5775cd28acfb391e585e6ec401ae2e21170ff46a
[git/git.git] / Documentation / everyday.txt
1 Everyday GIT With 20 Commands Or So
2 ===================================
3
4 GIT suite has over 100 commands, and the manual page for each of
5 them discusses what the command does and how it is used in
6 detail, but until you know what command should be used in order
7 to achieve what you want to do, you cannot tell which manual
8 page to look at, and if you know that already you do not need
9 the manual.
10
11 Does that mean you need to know all of them before you can use
12 git? Not at all. Depending on the role you play, the set of
13 commands you need to know is slightly different, but in any case
14 what you need to learn is far smaller than the full set of
15 commands to carry out your day-to-day work. This document is to
16 serve as a cheat-sheet and a set of pointers for people playing
17 various roles.
18
19 <<Basic Repository>> commands are needed by people who has a
20 repository --- that is everybody, because every working tree of
21 git is a repository.
22
23 In addition, <<Individual Developer (Standalone)>> commands are
24 essential for anybody who makes a commit, even for somebody who
25 works alone.
26
27 If you work with other people, you will need commands listed in
28 <<Individual Developer (Participant)>> section as well.
29
30 People who play <<Integrator>> role need to learn some more
31 commands in addition to the above.
32
33 <<Repository Administration>> commands are for system
34 administrators who are responsible to care and feed git
35 repositories to support developers.
36
37
38 Basic Repository[[Basic Repository]]
39 ------------------------------------
40
41 Everybody uses these commands to feed and care git repositories.
42
43 * gitlink:git-init-db[1] or gitlink:git-clone[1] to create a
44 new repository.
45
46 * gitlink:git-fsck-objects[1] to validate the repository.
47
48 * gitlink:git-prune[1] to garbage collect crufts in the
49 repository.
50
51 * gitlink:git-repack[1] to pack loose objects for efficiency.
52
53 Individual Developer (Standalone)[[Individual Developer (Standalone)]]
54 ----------------------------------------------------------------------
55
56 A standalone individual developer does not exchange patches with
57 other poeple, and works alone in a single repository, using the
58 following commands.
59
60 * gitlink:git-show-branch[1] to see where you are.
61
62 * gitlink:git-diff[1] and gitlink:git-status[1] to see what
63 you are in the middle of doing.
64
65 * gitlink:git-log[1] to see what happened.
66
67 * gitlink:git-whatchanged[1] to find out where things have
68 come from.
69
70 * gitlink:git-checkout[1] and gitlink:git-branch[1] to switch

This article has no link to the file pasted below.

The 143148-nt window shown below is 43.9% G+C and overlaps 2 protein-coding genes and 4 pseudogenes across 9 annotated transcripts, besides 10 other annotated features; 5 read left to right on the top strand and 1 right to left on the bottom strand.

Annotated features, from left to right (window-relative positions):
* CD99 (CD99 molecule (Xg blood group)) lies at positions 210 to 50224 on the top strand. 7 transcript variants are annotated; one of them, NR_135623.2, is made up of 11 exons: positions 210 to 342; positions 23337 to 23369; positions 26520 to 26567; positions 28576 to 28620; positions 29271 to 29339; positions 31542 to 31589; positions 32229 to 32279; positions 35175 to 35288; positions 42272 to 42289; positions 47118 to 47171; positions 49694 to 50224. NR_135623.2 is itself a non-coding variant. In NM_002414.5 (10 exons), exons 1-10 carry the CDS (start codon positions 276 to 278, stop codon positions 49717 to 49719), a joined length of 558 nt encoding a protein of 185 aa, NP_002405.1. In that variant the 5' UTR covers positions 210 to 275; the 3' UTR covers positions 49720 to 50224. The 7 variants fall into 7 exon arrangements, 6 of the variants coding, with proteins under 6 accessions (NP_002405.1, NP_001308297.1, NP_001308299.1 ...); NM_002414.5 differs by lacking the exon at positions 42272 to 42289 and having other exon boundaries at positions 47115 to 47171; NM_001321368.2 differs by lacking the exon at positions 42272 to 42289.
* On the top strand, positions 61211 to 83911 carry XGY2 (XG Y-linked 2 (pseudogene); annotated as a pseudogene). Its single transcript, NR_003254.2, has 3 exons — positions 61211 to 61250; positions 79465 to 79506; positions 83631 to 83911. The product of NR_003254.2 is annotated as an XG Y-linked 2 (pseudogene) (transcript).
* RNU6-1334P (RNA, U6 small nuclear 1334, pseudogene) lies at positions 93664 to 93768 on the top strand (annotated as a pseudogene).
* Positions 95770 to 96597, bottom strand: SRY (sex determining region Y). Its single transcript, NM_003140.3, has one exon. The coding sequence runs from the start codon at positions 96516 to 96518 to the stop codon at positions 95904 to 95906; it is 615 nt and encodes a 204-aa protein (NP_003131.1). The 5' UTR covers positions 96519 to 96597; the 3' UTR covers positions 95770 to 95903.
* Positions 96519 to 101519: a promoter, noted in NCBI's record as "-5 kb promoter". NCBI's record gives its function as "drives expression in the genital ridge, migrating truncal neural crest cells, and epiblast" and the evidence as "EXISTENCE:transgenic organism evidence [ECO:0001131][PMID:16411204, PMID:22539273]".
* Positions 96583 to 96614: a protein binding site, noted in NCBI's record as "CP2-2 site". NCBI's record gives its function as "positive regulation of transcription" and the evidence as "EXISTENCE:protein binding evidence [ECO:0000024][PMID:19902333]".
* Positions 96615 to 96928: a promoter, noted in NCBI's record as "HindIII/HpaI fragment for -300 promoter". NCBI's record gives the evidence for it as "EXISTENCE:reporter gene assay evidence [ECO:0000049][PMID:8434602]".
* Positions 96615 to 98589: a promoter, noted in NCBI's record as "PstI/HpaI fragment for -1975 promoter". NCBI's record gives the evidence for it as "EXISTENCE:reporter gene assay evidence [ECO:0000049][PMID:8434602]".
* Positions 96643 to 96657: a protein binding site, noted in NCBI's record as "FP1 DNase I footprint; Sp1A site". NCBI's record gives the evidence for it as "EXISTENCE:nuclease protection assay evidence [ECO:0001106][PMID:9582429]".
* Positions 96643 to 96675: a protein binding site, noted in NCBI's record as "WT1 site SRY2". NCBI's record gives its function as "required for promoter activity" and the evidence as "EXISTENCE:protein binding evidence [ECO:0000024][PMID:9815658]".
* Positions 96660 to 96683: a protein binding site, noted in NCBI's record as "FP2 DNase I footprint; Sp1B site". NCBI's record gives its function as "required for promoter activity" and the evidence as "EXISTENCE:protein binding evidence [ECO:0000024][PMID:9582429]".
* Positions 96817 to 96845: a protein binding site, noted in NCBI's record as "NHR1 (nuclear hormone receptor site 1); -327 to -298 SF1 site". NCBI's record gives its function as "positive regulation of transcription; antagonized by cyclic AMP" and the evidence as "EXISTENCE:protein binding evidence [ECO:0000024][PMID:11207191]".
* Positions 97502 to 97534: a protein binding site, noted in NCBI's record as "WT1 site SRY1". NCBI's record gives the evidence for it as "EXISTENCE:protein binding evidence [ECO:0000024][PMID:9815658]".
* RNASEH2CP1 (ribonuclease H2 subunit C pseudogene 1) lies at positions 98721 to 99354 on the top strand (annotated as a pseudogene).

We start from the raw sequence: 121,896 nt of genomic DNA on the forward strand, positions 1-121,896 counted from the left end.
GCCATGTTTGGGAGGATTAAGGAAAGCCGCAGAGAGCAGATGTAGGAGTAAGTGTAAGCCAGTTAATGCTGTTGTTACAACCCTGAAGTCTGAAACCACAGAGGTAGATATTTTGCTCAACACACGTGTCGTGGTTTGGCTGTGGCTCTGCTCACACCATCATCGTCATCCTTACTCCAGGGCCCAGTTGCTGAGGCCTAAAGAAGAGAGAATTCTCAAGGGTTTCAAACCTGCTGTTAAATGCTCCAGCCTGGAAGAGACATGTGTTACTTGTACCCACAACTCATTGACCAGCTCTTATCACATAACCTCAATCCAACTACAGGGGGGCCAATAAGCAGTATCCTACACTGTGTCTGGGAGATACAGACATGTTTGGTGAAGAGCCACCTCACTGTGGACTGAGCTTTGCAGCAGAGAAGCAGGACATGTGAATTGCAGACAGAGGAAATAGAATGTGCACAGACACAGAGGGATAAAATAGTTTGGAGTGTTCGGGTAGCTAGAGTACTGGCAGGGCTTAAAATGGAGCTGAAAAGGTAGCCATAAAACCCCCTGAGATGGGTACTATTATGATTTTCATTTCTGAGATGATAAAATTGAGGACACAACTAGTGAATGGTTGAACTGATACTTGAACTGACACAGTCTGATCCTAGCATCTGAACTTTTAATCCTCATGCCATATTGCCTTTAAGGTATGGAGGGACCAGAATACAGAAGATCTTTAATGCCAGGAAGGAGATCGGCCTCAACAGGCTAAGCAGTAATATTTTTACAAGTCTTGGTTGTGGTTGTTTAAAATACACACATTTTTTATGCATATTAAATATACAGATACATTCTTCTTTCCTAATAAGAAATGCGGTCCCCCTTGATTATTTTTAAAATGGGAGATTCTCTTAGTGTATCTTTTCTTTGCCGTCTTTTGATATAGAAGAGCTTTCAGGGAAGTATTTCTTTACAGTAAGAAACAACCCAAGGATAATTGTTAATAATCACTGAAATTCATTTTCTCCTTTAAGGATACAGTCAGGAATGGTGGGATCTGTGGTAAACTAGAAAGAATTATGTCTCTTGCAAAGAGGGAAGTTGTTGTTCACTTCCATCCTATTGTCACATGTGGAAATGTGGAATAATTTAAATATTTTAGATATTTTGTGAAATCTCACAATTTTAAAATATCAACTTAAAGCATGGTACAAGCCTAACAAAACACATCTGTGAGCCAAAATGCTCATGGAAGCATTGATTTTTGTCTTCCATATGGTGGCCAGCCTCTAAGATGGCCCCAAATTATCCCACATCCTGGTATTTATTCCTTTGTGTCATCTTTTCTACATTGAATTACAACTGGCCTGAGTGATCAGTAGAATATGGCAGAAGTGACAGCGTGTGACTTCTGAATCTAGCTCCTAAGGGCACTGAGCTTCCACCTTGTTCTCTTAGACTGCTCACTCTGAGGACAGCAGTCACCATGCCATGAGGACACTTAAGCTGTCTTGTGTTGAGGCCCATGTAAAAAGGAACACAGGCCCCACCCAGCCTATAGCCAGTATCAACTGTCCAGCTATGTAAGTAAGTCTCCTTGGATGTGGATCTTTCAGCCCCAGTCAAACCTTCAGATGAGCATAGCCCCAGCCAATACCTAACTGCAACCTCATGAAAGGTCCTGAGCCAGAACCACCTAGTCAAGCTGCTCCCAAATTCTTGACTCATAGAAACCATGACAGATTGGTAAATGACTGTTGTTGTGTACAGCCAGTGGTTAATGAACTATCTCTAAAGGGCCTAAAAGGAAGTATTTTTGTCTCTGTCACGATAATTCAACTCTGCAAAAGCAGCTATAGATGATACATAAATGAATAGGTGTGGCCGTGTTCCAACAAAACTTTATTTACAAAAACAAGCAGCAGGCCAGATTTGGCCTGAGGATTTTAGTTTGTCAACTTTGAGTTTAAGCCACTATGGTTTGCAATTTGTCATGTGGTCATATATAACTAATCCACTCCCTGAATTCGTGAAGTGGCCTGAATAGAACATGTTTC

71 branches.
72
73 * gitlink:git-update-index[1] to manage the index file.
74
75 * gitlink:git-commit[1] to advance the current branch.
76
77 * gitlink:git-reset[1] and gitlink:git-checkout[1] (with
78 pathname parameters) to undo changes.
79
80 * gitlink:git-pull[1] with "." as the remote to merge between
81 local branches.
82
83 * gitlink:git-rebase[1] to maintain topic branches.
84
85
86 Individual Developer (Participant)[[Individual Developer (Participant)]]
87 ------------------------------------------------------------------------
88
89 A developer working as a participant in a group project needs to
90 learn how to communicate with others, and uses these commands in
91 addition to the ones needed by a standalone developer.
92
93 * gitlink:git-pull[1] from "origin" to keep up-to-date with
94 the upstream.
95
96 * gitlink:git-push[1] to shared repository if you adopt CVS
97 style shared repository workflow.
98
99 * gitlink:git-format-patch[1] to prepare e-mail submission, if
100 you adopt Linux kernel-style public forum workflow.
101
102
103 Integrator[[Integrator]]
104 ------------------------
105
106 A fairly central person acting as the integrator in a group
107 project receives changes made by others, reviews and integrates
108 them and publishes the result for others to use, using these
109 commands in addition to the ones needed by participants.
110
111 * gitlink:git-am[1] to apply patches e-mailed in from your
112 contributors.
113
114 * gitlink:git-pull[1] to merge from your trusted lieutenants.
115
116 * gitlink:git-format-patch[1] to prepare and send suggested
117 alternative to contributors.
118
119 * gitlink:git-revert[1] to undo botched commits.
120
121 * gitlink:git-push[1] to publish the bleeding edge.
122
123
124 Repository Administration[[Repository Administration]]
125 ------------------------------------------------------
126
127 A repository administrator uses the following tools to set up
128 and maintain access to the repository by developers.
129
130 * gitlink:git-daemon[1] to allow anonymous download from
131 repository.
132
133 * gitlink:git-shell[1] can be used as a 'restricted login shell'
134 for shared central repository users.
135
136 * link:howto/update-hook-example.txt[update hook howto] has a
137 good example of managing a shared central repository.
138